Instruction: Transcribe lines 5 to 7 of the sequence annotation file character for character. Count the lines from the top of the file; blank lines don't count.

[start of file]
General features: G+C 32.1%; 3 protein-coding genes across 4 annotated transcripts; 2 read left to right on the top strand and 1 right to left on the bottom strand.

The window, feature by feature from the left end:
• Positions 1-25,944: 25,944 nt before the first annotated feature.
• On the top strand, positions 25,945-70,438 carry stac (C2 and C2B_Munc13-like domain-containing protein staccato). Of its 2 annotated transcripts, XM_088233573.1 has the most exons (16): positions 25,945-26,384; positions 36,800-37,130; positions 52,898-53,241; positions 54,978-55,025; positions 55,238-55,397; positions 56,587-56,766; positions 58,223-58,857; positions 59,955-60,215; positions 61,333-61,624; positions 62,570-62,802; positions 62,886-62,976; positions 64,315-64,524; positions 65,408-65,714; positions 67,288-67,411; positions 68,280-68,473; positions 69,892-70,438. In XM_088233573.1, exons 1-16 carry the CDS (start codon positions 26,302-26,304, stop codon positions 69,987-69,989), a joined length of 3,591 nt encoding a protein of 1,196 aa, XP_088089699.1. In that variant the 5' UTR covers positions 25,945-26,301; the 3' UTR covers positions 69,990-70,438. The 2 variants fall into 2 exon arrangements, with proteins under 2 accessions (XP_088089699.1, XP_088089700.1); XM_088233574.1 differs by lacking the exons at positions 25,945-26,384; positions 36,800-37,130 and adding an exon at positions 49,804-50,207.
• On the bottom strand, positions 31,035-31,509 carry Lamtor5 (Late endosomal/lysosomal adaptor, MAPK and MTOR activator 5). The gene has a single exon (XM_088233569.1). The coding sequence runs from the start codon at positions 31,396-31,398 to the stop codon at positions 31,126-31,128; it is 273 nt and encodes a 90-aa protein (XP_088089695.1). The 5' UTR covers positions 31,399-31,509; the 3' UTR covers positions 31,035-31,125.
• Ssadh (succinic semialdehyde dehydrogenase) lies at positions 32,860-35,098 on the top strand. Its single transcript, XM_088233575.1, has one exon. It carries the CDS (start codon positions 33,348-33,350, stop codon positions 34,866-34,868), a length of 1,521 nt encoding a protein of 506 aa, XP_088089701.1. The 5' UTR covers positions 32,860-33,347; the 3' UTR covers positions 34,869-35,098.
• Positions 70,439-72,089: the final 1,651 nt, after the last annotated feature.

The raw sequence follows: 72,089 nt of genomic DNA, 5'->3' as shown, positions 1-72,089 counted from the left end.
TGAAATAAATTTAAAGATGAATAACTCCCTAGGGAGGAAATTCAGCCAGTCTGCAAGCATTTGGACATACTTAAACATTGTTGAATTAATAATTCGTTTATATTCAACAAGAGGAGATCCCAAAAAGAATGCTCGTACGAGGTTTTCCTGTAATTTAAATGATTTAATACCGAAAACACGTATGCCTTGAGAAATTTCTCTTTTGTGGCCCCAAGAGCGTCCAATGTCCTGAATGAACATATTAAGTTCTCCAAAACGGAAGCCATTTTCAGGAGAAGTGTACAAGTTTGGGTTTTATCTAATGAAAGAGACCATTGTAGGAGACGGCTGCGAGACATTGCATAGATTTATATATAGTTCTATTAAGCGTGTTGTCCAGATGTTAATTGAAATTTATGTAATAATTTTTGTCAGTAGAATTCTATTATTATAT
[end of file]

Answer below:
• On the bottom strand, positions 31,035-31,509 carry Lamtor5 (Late endosomal/lysosomal adaptor, MAPK and MTOR activator 5). The gene has a single exon (XM_088233569.1). The coding sequence runs from the start codon at positions 31,396-31,398 to the stop codon at positions 31,126-31,128; it is 273 nt and encodes a 90-aa protein (XP_088089695.1). The 5' UTR covers positions 31,399-31,509; the 3' UTR covers positions 31,035-31,125.
• Ssadh (succinic semialdehyde dehydrogenase) lies at positions 32,860-35,098 on the top strand. Its single transcript, XM_088233575.1, has one exon. It carries the CDS (start codon positions 33,348-33,350, stop codon positions 34,866-34,868), a length of 1,521 nt encoding a protein of 506 aa, XP_088089701.1. The 5' UTR covers positions 32,860-33,347; the 3' UTR covers positions 34,869-35,098.
• Positions 70,439-72,089: the final 1,651 nt, after the last annotated feature.